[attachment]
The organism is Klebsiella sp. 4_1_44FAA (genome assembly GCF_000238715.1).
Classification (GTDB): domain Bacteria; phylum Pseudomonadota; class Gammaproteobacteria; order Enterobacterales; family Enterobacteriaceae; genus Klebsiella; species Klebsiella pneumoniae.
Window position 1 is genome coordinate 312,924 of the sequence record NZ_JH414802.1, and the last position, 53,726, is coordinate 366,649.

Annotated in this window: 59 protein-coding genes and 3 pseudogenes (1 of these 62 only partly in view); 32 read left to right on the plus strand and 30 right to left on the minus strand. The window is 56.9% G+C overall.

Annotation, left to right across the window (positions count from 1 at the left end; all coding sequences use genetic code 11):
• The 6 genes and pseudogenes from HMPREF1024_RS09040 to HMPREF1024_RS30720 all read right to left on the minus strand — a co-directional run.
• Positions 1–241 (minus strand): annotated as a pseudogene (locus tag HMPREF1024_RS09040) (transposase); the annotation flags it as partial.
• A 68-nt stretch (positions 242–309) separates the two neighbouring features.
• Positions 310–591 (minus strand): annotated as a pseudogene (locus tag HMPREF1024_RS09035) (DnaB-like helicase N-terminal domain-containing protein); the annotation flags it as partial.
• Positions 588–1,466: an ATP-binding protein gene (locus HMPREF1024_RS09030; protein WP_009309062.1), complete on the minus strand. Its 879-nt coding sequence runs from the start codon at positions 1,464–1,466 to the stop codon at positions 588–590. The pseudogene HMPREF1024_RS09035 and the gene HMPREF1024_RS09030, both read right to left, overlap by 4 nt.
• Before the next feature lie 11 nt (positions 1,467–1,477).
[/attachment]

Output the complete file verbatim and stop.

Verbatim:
The organism is Klebsiella sp. 4_1_44FAA (genome assembly GCF_000238715.1).
Classification (GTDB): domain Bacteria; phylum Pseudomonadota; class Gammaproteobacteria; order Enterobacterales; family Enterobacteriaceae; genus Klebsiella; species Klebsiella pneumoniae.
Window position 1 is genome coordinate 312,924 of the sequence record NZ_JH414802.1, and the last position, 53,726, is coordinate 366,649.

Annotated in this window: 59 protein-coding genes and 3 pseudogenes (1 of these 62 only partly in view); 32 read left to right on the plus strand and 30 right to left on the minus strand. The window is 56.9% G+C overall.

Annotation, left to right across the window (positions count from 1 at the left end; all coding sequences use genetic code 11):
• The 6 genes and pseudogenes from HMPREF1024_RS09040 to HMPREF1024_RS30720 all read right to left on the minus strand — a co-directional run.
• Positions 1–241 (minus strand): annotated as a pseudogene (locus tag HMPREF1024_RS09040) (transposase); the annotation flags it as partial.
• A 68-nt stretch (positions 242–309) separates the two neighbouring features.
• Positions 310–591 (minus strand): annotated as a pseudogene (locus tag HMPREF1024_RS09035) (DnaB-like helicase N-terminal domain-containing protein); the annotation flags it as partial.
• Positions 588–1,466: an ATP-binding protein gene (locus HMPREF1024_RS09030; protein WP_009309062.1), complete on the minus strand. Its 879-nt coding sequence runs from the start codon at positions 1,464–1,466 to the stop codon at positions 588–590. The pseudogene HMPREF1024_RS09035 and the gene HMPREF1024_RS09030, both read right to left, overlap by 4 nt.
• Before the next feature lie 11 nt (positions 1,467–1,477).